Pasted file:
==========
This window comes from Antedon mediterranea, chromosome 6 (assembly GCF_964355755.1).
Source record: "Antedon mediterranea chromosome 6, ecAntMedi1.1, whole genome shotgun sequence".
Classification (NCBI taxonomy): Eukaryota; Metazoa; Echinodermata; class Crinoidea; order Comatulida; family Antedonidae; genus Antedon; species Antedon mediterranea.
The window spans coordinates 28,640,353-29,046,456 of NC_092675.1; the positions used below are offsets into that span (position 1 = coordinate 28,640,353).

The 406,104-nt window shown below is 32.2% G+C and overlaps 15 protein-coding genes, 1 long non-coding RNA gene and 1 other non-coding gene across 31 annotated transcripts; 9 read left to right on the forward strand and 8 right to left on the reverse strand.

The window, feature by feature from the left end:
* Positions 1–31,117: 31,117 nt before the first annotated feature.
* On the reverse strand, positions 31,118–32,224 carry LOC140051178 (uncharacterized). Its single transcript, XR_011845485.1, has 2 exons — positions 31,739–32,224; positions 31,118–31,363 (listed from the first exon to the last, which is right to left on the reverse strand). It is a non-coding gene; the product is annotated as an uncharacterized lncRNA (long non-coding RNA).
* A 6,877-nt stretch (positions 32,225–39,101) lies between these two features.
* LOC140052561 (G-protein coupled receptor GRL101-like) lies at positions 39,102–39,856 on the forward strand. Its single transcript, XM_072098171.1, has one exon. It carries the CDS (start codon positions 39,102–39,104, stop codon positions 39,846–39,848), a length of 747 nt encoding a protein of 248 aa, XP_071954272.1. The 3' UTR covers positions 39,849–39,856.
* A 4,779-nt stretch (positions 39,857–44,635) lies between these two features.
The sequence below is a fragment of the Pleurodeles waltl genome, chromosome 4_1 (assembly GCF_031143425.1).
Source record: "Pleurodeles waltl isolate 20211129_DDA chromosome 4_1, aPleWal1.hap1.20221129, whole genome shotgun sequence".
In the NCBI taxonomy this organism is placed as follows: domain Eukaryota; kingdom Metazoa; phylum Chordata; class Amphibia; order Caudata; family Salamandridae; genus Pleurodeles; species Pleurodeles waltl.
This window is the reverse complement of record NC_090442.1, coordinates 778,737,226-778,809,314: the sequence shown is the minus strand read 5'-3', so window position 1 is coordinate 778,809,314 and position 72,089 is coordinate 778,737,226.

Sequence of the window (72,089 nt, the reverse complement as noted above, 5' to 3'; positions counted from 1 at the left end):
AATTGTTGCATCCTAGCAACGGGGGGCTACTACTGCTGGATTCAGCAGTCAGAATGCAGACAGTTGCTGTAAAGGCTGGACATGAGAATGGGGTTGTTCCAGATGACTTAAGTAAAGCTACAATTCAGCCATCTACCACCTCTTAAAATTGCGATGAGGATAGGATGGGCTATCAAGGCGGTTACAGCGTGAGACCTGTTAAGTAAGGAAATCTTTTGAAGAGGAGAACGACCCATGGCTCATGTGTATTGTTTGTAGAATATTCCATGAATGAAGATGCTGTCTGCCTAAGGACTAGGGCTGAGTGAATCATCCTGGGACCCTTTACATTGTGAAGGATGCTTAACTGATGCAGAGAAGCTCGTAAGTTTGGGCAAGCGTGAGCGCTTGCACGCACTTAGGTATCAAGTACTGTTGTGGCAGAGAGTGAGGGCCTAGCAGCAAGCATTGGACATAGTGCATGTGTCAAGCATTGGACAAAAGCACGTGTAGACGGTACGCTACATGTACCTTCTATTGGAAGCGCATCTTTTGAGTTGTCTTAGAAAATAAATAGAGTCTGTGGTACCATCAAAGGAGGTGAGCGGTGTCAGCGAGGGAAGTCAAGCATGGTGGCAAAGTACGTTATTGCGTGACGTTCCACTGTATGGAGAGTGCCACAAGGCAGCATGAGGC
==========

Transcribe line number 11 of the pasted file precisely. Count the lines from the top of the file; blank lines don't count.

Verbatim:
* A 4,779-nt stretch (positions 39,857–44,635) lies between these two features.